The personal pronoun must precede the noun after the verb. There are quite detailed rules for word order (Wortstellung) in this context. See para. A II in the following: http://www.dartmouth.edu/~deutsch/Grammatik/WordOrder/WordOrder.html
As you probably saw in the link provided in my previous post, where there is no pronoun (just nouns) the rule is that the dative (indirect) object has to precede the accusative (direct) object (see para A II b). You can actually switch the dative and accusative nouns around if you really want to change where the emphasis is placed for an action and you know what you are doing, but at this level it is probably best to stick to the basic rule.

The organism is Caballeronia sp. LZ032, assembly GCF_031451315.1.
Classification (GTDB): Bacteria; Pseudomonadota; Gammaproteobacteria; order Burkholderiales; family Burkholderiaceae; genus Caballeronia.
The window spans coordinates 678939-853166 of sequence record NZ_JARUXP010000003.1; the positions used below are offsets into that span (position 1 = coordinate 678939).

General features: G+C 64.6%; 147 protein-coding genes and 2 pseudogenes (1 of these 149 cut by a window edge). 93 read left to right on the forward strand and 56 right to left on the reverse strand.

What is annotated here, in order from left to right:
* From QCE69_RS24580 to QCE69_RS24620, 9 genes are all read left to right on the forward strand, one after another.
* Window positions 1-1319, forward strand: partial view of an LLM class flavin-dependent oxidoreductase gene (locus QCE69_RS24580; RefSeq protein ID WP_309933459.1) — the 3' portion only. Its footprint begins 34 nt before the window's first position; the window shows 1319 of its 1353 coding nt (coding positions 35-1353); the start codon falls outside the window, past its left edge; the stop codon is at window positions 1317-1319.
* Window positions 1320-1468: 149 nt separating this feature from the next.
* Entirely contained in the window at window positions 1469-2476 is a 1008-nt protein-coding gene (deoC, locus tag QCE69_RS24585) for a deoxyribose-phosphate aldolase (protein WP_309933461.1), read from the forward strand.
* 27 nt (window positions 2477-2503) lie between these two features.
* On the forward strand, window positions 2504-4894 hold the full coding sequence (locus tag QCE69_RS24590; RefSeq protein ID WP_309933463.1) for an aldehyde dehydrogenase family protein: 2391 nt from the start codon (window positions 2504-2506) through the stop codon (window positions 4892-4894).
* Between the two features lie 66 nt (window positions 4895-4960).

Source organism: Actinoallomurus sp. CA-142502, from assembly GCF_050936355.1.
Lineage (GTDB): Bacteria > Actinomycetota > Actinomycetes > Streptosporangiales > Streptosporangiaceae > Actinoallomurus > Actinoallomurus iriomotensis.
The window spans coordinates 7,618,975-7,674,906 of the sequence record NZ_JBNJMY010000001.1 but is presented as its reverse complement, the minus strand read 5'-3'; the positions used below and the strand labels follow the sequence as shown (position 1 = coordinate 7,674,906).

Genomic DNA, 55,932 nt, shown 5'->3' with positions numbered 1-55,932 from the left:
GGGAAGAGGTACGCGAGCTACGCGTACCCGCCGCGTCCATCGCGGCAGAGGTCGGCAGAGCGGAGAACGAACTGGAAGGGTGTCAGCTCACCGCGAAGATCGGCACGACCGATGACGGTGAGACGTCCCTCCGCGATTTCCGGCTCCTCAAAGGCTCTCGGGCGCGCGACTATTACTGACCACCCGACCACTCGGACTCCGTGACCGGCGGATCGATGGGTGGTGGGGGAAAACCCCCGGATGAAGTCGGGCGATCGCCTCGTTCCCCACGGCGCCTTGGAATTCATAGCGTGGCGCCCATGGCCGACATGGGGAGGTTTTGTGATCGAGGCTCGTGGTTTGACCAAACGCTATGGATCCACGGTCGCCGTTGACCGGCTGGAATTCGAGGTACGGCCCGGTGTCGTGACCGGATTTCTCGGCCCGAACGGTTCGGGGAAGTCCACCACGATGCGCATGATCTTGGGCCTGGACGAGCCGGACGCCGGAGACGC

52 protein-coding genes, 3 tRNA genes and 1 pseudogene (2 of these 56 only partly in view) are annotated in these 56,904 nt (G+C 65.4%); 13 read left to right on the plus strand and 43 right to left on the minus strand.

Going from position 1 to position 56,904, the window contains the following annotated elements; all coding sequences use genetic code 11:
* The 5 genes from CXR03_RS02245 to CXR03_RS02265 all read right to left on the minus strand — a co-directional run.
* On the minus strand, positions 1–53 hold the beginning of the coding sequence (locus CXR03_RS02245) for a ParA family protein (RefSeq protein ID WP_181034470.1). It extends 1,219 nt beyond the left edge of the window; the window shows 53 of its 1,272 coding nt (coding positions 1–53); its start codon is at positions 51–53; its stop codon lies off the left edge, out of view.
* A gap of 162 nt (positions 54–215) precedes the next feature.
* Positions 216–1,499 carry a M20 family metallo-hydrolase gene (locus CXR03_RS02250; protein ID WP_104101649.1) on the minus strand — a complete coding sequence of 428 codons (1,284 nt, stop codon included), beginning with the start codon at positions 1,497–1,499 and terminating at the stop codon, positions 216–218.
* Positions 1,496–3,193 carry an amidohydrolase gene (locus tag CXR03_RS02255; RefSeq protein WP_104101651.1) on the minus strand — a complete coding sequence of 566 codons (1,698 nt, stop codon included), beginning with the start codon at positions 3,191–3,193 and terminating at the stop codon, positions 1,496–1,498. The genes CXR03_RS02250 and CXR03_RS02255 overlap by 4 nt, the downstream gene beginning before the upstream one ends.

Yes, I didn't look at that link because I was already aware of the basic rules as laid out here, and assumed it would be similar:
However I began to realize they weren't prescriptive after exploring here:
Therefore, while I'm certainly still trying to simply wrap my head around using the basic rules properly, I'm also trying to build an intuition for when one can depart from them.
Have a good trip. People say that all the time in America. Do Germans not say gute Reise? If they do, what's the issue here? As for the guy who said "farewell," come on. If it says "gute Reise" you know what they want you to say. Of course the meanings are similar but you'd only say "farewell" if you're purposely trying to be difficult. Let's leave the comment section for people with actual questions or issues.